He's never cried, is this ok?

Daddy has been bed bound for several months now, and very weak, unable to feed himself, doubly incontinent, etc. His psp includes the slight dementia I've read doesn't happen with all psp sufferers. I asked his wife and she said he didn't ever show any emotion about the diagnosis. I remember when he told me that if the doctors were right, it was some horrible stuff (the psp) and he looked very worried. I've read a lot of sufferers are on antidepressants. Yesterday I asked him how he was doing and he looked me right in the eye and said "great"! He said it like he meant it. I left the room and cried, again for the 100 millionth time. I worry about his feelings about dying and about how much psp has destroyed him, little by little. I have no idea what to say to him and I wouldn't ever want to make him cry even to bring his whatever kind of feelings to the surface, not even if it's the bittersweet tears of verbalizing the lifelong love he and I have shared. I don't want to make him cry. So what exactly is my question I think it got lost within. Thanks for listening and for any comments. Merry Christmas to those of us who believe!!!!! I'm grateful to have Daddy here again this year. If he wants to be here then I want him here too.

18 Replies

  • counselling time

  • My mum has dementia as well, this has affected her cognitive ability. Her understanding of what the illness is is greatly reduced. As a family we are obviously distraught because we see her deteriorating, but the lack of cognitive ability is seen as a blessing. I don't want her to know what is happening to her, I don't want her to have to witness her body slowly give way and be totally dependant. It is bad enough for family who observe this. Maybe it's a blessing that he doesn't quite get what is happening to him.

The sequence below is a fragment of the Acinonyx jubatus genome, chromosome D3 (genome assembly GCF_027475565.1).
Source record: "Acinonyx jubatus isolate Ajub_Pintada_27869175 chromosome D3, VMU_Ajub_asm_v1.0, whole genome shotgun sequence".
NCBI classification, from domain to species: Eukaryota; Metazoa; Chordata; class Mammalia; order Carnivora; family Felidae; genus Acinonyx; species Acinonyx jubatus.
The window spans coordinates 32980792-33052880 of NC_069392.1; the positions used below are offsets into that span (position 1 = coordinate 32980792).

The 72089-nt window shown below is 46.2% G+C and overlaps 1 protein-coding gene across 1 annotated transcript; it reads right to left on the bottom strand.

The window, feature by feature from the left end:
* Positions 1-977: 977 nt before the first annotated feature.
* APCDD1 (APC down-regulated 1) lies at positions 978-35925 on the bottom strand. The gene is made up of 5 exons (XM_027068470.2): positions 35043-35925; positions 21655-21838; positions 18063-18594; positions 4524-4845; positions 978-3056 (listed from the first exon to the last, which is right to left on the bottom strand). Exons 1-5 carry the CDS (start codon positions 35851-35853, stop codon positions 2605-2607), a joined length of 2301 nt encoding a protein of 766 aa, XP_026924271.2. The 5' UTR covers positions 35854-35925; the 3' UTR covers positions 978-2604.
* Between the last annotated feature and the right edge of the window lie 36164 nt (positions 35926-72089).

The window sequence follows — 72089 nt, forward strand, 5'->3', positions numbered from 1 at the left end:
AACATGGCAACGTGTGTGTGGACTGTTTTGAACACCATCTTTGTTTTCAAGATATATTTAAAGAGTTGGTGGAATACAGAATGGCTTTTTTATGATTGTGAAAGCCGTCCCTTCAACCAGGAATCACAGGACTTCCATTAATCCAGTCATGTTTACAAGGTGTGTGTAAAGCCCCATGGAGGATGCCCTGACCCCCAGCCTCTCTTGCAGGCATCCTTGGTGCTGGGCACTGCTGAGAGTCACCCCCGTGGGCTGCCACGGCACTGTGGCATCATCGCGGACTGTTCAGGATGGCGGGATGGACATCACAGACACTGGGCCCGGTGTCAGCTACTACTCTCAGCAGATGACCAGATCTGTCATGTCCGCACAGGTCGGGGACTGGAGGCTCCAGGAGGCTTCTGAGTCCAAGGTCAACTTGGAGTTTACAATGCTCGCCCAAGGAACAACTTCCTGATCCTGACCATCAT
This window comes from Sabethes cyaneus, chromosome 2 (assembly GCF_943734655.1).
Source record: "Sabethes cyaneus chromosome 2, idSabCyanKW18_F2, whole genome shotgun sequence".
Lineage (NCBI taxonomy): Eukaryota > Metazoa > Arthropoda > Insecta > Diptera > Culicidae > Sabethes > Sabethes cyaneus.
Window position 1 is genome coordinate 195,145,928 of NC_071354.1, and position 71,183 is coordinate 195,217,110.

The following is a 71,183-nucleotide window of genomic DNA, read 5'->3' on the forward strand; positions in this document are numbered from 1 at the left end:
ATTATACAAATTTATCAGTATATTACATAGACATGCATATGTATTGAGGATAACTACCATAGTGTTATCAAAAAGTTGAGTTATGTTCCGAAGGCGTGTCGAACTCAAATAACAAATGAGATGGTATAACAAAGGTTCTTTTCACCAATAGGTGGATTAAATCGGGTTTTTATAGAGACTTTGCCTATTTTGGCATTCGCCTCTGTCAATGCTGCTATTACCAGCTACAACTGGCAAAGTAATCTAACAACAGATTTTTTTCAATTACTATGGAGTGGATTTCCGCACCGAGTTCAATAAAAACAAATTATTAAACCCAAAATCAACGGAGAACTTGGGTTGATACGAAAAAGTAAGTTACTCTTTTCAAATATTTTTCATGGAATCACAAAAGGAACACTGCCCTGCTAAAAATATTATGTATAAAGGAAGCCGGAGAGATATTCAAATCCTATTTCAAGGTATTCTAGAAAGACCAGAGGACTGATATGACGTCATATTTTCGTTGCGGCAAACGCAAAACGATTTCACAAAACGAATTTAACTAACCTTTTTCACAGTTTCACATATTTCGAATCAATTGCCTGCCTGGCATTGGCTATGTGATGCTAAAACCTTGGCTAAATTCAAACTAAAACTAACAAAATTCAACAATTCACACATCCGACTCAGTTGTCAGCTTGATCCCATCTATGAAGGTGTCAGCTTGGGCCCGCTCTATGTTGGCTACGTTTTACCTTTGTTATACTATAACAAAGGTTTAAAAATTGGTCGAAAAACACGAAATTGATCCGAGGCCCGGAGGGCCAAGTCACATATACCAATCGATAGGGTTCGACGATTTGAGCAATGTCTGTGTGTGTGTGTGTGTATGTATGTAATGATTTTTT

• S has never blinked an eye about this evil illness. The apathy kicked in years ago. I wish he would give me a tiny bit.

    Lots of love


  • My mum seems the same - it's s total mystery to me how accepting she seems to be. No grumbling - no tears.....not even a desire to talk about it. I'm not even sure that she feels in the least bit sorry for herself. Is that dementia? If so....Long may that part of this hideous disease continue! X

  • Same with George he does not want to talk about it, he hasn't got dementia, just does not want to talk about it, maybe it is there way of ignoring it? X

  • Is it because no professionals never tell you how bad things are going to get? That the patient doesn't fully understand the illness


  • It must be that the emotional part of the brain shuts off which is probably a good thing in a way. My husband has never discussed his condition other than asking who would look after him. Even before diagnosis when eg. his driving became dangerous, he never disclosed that he was suffering from double vision ! If only I had known, but that was his impossibly awkward phase. It's surreal to have lived with an almost unknown person for so many years, but I guess that's what we do, don't we.

  • I have the opposite problem. My husband keeps crying. He tells me he loves me and the tears flow. Sometimes they flow and I don't know what he is thinking. I am so sad for him. He knows he is dying and I think he is really scared. He has no idea how bad PSP can become however and I just pray he doesn't go through that. He is fading away before my eyes however. His poor hands are all shrivelled up. His arms are losing their strength. He gets no exercise at all. Nobody even talks to him. I wish he would die when I am with him but there is no guarantee that will happen. Getting to him will be such a problem. Even getting him into a Nursing Home is a problem!

    Marie x

  • Marie my heart breaks for you and your dear husband. You'll both be in my prayers. Words just don't do justice to explain how hard psp can be, in many ways.